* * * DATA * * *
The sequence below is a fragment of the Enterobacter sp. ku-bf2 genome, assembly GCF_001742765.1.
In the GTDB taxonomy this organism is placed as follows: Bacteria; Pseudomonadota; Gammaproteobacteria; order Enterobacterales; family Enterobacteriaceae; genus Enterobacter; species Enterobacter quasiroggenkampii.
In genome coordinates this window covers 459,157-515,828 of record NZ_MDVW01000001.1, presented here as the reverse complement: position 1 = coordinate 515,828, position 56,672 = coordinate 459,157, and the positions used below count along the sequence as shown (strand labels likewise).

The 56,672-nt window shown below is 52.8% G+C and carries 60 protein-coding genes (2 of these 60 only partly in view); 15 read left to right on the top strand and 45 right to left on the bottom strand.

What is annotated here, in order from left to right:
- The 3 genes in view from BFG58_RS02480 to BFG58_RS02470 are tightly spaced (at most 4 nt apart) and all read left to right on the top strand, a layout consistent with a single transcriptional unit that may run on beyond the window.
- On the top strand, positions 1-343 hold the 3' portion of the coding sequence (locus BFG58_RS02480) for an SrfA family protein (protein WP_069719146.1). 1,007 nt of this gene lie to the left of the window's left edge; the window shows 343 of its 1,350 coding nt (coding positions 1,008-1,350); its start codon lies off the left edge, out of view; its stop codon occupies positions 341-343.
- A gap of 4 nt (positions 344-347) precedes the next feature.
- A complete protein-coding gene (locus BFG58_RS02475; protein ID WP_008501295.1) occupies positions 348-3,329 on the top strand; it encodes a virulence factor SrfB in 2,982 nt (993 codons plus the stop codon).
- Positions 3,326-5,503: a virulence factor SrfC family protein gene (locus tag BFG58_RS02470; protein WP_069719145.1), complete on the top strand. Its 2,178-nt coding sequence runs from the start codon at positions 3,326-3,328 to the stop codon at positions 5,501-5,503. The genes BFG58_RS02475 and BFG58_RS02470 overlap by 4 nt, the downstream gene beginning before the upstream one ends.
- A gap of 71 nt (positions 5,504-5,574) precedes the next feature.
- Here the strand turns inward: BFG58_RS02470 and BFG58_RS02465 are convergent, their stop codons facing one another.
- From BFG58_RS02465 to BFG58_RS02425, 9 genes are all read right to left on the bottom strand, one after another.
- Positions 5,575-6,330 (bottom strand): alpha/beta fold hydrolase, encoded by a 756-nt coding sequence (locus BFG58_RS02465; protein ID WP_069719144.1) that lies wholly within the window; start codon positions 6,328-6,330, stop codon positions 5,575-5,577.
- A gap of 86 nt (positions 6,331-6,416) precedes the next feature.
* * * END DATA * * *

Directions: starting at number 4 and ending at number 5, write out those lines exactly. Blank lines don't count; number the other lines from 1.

The 56,672-nt window shown below is 52.8% G+C and carries 60 protein-coding genes (2 of these 60 only partly in view); 15 read left to right on the top strand and 45 right to left on the bottom strand.

What is annotated here, in order from left to right: